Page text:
The Muskingum River has been an important pathway for both trade and communication throughout much of Ohio's history. The original founders of Marietta chose to build their community where the Muskingum River met the Ohio River.
Throughout the history of the Northwest Territory and the early years of Ohio statehood, the Muskingum River was not navigated easily. In the spring, the river would flood and fast currents would make travel treacherous. During the summer months, the opposite was true. Many times the water levels declined to the point that river travel became impossible. Residents of southeastern Ohio were looking for a way to utilize the river, and they thought that they had an opportunity when the Ohio legislature began discussion of a canal system for the state. These people were disappointed when the Ohio and Erie Canal bypassed the Muskingum River. After lobbying the state legislature, they were able to convince politicians that improvements on the Muskingum River would lead to improved traffic from the Ohio River into the state.
The new project was known as the Muskingum River Improvement. Construction began in 1836 and was completed in 1841. Improvements consisted of a system of eleven locks and dams that made the Muskingum River navigable from Marietta to a short feeder canal just south of Dresden, Ohio, that connected to the Ohio and Erie Canal. Residents of southeastern Ohio were pleased as the river system now encouraged economic opportunity in the region. The Muskingum River had hand-operated locks that were designed so that a boat could pass through each lock in about fifteen minutes.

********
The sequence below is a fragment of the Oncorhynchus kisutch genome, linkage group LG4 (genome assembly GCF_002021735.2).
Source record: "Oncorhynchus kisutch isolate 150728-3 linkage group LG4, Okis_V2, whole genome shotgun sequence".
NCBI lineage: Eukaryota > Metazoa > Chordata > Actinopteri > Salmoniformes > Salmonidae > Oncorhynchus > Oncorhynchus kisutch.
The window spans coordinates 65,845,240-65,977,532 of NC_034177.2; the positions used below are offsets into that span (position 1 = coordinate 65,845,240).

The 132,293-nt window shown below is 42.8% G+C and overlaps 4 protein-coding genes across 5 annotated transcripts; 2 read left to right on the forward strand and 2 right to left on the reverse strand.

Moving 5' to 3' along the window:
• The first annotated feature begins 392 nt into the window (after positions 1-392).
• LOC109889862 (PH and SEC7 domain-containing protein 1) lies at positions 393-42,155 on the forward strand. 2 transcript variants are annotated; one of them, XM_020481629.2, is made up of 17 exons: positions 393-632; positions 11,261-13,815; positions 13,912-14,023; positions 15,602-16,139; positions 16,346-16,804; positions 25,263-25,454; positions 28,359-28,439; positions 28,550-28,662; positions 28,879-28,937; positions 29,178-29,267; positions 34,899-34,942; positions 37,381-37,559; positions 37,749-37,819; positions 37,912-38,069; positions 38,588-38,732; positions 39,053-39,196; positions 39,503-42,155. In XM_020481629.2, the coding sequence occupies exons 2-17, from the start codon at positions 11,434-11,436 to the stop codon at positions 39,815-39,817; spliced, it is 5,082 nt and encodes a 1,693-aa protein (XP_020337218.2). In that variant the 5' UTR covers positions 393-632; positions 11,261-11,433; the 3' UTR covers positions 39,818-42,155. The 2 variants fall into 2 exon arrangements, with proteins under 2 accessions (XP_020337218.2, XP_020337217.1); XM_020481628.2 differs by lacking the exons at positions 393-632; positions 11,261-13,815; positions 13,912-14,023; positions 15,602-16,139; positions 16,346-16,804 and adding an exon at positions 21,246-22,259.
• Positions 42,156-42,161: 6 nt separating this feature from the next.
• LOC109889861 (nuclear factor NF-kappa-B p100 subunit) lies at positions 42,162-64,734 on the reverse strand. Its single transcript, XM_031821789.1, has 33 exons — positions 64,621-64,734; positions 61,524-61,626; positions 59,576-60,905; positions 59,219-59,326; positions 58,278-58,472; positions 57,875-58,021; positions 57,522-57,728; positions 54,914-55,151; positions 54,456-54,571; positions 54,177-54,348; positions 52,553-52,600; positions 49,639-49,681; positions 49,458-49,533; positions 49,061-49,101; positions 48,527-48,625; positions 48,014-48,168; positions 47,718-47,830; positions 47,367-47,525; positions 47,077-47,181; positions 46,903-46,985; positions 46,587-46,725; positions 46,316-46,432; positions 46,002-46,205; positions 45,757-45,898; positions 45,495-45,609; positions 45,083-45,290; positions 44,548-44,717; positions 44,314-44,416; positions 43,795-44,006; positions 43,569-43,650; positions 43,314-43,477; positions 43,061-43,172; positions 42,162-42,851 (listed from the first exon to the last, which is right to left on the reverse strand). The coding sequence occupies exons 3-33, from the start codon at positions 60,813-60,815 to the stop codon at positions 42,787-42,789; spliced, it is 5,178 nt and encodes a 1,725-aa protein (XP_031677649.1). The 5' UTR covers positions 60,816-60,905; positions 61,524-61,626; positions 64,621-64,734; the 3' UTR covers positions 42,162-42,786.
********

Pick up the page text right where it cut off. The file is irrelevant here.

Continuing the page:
Like the canal systems throughout the state, the Muskingum River system faced serious problems in the late nineteenth century. The locks and dams deteriorated and the state of Ohio did not devote resources to the canals. In many parts of the state, railroads had made canals obsolete. People who lived near the Muskingum River, however, did not have easy access to railroad lines. They put pressure on the state government to repair the locks. Ultimately, the United States Army Corps of Engineers took responsibility for the Muskingum River system and made a number of repairs and improvements.
The Muskingum River faced another serious challenge in 1913, when a massive flood hit the state. It took five years for repairs to be made to the river's locks and dams. Even though the Muskingum River reopened to boat traffic in 1918, it would never again contribute to the economy of southeastern Ohio in the same way. By 1948, the Army Corp of Engineers made the decision to no longer provide upkeep for the Muskingum River system.
In 1958, the state of Ohio once again took over ownership of the Muskingum River system. Area residents had put pressure on the state to restore the locks and canals so that the river could be fully utilized for recreational purposes. The Ohio Department of Natural Resources manages the system today. The Muskingum River system is the oldest of its kind in the nation.